Data modeling is the first step towards great graph visualization. In this blog post, we’ll cover everything you need to start creating effective models that’ll help your users find insight in connected data fast.
Data modeling is the translation of a conceptual view of your data to a logical model.
During the graph data modeling process you decide which entities in your dataset should be nodes, which should be links and which should be discarded. The result is a blueprint of your data’s entities, relationships and properties. You can use that blueprint to create a visualization model for your charts.
The process is repetitive and often relies on trial and error, but it’s worth doing right. There are many different ways to model a single dataset, but some are more useful than others. Creating the right model makes the lives of your developers and end-users much easier.
First let’s look at the graph model. If you use a graph database, you’ll already be familiar with nodes and edges (or nodes and links in a visualization environment):
Nodes are the fundamental units of our data. We design our entire model around these entities.
Links are the relationships between nodes. They can be single, directed, self-linking or multiple:
Properties are descriptive characteristics of nodes and links, but aren’t important enough to become nodes themselves. For example, a person’s date of birth.
There is no formula for deriving a graph model from your data, but having helped many users achieve the right models, we can offer guidance. Let’s walk through two examples that deal with data in a relational format and a key-value format.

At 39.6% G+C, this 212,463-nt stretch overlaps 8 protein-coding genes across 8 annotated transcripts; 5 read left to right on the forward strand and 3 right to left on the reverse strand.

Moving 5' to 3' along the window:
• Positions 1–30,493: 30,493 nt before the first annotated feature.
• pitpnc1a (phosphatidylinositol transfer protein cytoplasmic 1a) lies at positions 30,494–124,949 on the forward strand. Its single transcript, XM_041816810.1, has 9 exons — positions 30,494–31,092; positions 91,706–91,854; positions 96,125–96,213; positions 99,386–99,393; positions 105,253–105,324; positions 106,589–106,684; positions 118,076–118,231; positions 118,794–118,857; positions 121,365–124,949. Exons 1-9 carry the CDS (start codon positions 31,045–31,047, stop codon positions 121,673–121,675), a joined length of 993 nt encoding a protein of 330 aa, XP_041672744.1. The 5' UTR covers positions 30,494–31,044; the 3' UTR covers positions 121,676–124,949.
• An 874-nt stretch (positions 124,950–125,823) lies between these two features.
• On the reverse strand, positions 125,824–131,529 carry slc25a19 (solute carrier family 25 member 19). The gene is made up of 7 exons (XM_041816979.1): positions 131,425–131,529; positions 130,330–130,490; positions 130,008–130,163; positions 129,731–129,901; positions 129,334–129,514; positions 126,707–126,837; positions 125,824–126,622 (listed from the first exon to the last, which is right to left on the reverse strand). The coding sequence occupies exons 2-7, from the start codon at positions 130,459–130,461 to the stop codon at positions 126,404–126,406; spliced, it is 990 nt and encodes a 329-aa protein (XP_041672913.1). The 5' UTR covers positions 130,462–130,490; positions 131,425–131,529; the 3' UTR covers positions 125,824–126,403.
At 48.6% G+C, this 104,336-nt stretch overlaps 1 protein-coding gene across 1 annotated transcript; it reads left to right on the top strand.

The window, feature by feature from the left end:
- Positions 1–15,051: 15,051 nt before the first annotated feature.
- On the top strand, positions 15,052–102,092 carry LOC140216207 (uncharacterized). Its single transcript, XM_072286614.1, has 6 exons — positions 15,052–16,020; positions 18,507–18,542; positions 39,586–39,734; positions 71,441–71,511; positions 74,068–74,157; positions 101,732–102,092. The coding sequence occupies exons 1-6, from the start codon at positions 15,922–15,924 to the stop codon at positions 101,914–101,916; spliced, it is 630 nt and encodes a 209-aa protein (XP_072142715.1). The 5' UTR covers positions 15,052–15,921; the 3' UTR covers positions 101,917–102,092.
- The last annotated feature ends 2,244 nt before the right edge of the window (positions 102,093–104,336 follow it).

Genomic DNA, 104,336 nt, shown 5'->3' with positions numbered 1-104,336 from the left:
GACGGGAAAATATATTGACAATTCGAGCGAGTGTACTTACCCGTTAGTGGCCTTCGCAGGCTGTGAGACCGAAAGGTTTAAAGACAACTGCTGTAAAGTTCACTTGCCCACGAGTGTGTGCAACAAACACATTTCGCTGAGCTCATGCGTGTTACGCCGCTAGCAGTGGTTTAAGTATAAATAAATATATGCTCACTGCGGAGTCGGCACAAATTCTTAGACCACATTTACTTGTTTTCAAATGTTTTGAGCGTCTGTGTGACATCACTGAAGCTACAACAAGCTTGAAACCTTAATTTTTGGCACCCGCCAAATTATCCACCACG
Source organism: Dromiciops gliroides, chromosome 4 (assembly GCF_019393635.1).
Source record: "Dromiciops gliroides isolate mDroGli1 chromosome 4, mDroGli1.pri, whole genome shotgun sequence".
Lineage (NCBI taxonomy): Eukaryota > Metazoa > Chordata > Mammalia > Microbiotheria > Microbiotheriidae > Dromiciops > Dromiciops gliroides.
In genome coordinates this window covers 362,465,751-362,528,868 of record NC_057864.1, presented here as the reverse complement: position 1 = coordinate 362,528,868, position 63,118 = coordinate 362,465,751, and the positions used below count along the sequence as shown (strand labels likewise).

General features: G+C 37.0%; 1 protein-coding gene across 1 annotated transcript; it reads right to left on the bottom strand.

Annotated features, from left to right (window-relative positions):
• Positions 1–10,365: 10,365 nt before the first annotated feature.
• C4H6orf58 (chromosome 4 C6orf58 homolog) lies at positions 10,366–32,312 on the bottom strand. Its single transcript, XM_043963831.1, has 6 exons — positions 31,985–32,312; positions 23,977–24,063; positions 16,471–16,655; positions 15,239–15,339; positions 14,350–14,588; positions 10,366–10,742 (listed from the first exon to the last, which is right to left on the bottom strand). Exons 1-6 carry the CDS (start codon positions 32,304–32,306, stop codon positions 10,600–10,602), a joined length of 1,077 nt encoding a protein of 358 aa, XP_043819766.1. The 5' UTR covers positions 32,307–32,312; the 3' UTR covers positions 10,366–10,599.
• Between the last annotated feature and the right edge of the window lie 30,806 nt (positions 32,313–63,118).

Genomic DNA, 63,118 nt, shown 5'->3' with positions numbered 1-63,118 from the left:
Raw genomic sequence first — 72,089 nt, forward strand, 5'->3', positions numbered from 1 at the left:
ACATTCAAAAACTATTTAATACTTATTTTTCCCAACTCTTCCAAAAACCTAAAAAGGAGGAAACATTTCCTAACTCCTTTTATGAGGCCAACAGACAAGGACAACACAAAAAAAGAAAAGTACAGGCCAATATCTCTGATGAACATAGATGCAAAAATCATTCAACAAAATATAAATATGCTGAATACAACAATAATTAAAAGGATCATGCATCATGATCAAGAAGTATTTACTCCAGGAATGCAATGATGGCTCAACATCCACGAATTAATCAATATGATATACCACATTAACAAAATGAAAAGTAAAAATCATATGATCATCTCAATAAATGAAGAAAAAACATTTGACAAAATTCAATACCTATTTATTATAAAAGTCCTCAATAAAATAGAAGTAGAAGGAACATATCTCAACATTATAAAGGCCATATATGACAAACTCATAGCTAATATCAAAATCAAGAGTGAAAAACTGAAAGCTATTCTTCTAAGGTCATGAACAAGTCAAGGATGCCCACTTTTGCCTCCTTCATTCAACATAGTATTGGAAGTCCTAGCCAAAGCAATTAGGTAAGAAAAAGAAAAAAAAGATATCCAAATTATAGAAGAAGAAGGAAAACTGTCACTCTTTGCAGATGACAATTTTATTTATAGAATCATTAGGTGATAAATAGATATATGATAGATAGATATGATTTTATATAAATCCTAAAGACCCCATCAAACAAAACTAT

Relational databases are a familiar and reliable option for digital data storage. Virtually every organization has one, or relies on cloud services that use one.
As the name suggests, they store related data in two-dimensional tables of columns and rows. Translating this relational data into a graph format takes some work.
Here’s a set of relational tables containing vehicle data:
And here’s a list of people with car insurance policies:
|Tracy Freeman||216-555-0192||904 Riverside Street, Ashtabula, OH 44004|
|Ramiro Rowe||201-555-0107||980 Linden St., Bayonne, NJ 07002|
|Justin Park||309-555-0157||9727 Cedar Dr., Rolling Meadows, IL 60008|
|Sadie Medina||239-555-0157||9033 Yukon Street, Ponte Vedra Beach, FL 32082|
|Frankie Chavez||212-555-0198||7549 Eagle Dr., Buffalo, NY 14215|
|Josephine Wu||404-555-0163||87 Maiden Street, Riverdale, GA 30274|
And a separate table of insurance policies that connect vehicles to owners:
The tables describe our data model: Vehicles, Policies, and Owners. It’s easy to decide what the links should be:
To validate this model, think about your users. What questions do they need to answer? If Vehicle_Year is an important part of the investigation, it should be a node. If not, it should be a property of the Vehicle node.
The next step is to select unique identifiers for each node. The Policy_ID uniquely identifies each policy already.
For the vehicle node we have three options: VIN, Registration and Year. Millions of cars are built each year. Registrations can be assigned to different automobiles. The only entity we know is unique to each vehicle is the VIN, sometimes called the chassis number. So that’s the property we’ll choose to represent our vehicle.
The Policy_ID uniquely identifies each policy, so that is a straightforward decision.